A Miami nursing home executive has filed a wrongful discharge suit against Integrated Health Services, alleging that the company fired him after he discovered it had falsely billed Medicare for services and violated federal securities laws.
The lawsuit was filed by Tony Gilchrist, a former executive director of Integrated Health Services at Greenbriar, a nursing home in Miami. Mr. Gilchrist, who is seeking damages in excess of $15,000, filed the complaint last August in state court in Miami.
Named in the lawsuit were Robert Elkins, IHS' chairman and chief executive officer; Eric Reiseberg, IHS' vice president of operations; Butch Shelton, IHS' regional vice president; and Danette Cottle, chief financial officer of IHS at Greenbriar.
IHS officials vehemently denied the lawsuit's charges, stating they investigated Mr. Gilchrist's allegations prior to his leaving the company and found them baseless. Officials further emphasized that Mr. Gilchrist resigned from his position and wasn't fired, as asserted in his complaint.
News of the lawsuit comes amid published reports that IHS is considering a hostile takeover of Fort Smith, Ark.-based Beverly Enterprises, the nation's largest nursing home chain. At deadline, IHS hadn't commented on the takeover reports.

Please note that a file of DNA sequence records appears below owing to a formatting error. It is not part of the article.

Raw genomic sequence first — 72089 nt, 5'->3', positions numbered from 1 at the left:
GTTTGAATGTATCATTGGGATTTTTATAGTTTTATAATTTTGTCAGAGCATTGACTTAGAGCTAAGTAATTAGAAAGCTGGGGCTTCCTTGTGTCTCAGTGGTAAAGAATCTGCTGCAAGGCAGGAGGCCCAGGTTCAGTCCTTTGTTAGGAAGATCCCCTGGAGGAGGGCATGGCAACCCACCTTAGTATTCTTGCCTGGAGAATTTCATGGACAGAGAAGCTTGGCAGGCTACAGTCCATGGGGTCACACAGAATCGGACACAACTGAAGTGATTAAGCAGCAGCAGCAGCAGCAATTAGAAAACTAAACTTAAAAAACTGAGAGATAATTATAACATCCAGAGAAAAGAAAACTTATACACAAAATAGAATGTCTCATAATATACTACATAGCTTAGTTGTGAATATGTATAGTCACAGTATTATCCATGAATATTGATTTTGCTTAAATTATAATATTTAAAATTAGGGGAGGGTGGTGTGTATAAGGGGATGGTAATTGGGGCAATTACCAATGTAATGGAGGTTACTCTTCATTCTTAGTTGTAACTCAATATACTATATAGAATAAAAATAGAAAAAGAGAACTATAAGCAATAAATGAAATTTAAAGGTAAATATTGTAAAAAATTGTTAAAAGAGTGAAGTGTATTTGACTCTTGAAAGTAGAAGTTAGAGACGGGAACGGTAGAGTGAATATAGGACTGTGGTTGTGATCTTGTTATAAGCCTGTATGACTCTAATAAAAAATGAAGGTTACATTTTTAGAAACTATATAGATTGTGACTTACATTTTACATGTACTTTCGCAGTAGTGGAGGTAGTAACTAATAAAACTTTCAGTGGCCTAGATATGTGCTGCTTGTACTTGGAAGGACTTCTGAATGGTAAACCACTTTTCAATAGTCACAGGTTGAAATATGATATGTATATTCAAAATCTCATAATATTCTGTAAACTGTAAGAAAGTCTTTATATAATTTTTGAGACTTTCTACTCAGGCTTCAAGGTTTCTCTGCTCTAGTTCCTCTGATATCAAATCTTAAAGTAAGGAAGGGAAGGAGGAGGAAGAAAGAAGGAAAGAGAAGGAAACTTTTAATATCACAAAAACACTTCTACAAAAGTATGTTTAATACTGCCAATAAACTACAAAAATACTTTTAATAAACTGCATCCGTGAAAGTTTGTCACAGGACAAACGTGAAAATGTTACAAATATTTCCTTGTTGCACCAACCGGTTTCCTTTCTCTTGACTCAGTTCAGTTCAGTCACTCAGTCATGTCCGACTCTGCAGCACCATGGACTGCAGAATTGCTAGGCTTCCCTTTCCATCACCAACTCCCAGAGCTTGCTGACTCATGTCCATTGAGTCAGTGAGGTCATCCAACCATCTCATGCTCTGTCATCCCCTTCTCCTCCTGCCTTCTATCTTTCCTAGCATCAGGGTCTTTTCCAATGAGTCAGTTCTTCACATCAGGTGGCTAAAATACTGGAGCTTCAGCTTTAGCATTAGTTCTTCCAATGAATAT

In addition, the Owings Mills, Md.-based long-term-care chain last week was awarded the 1994 C. Everett Koop Award, which recognizes individual corporations for excellence in reducing medical costs while improving healthcare services.
In the complaint, Mr. Gilchrist alleges he was fired from the nursing home after he uncovered a series of questionable accounting and billing practices taking place at the facility as well as at other IHS-owned nursing homes.
The complaint alleges that the company violated state and federal securities laws by altering records to defer significant expenses and inflate costs in some departments, and by adjusting bed designations to raise Medicare payments.
It further alleges that IHS violated Medicare laws by acquiring companies that previously provided ancillary services to IHS-owned nursing homes, and then contracting with those companies at a higher rate of service to receive increased Medicare reimbursements.
"Upon information and belief, similar patterns of behavior were also being engaged in at other IHS facilities throughout the United States," the complaint alleged.
Under the Federal False Claims Act, Mr. Gilchrist could seek legal status as a "whistleblower" against a business that has defrauded the government. If the government joins the case, Mr. Gilchrist could obtain up to 25% of any monetary awards recovered in the complaint.
Mr. Gilchrist declined to comment on the suit or his legal plans. However, his Miami-based attorney, Joseph Caruncho, said his client hasn't determined whether he will file a whistleblower's lawsuit in federal court.
The lawsuit claims IHS officials fired Mr. Gilchrist on the grounds that he lost credibility with his employees after he was jailed for failing to pay spousal support.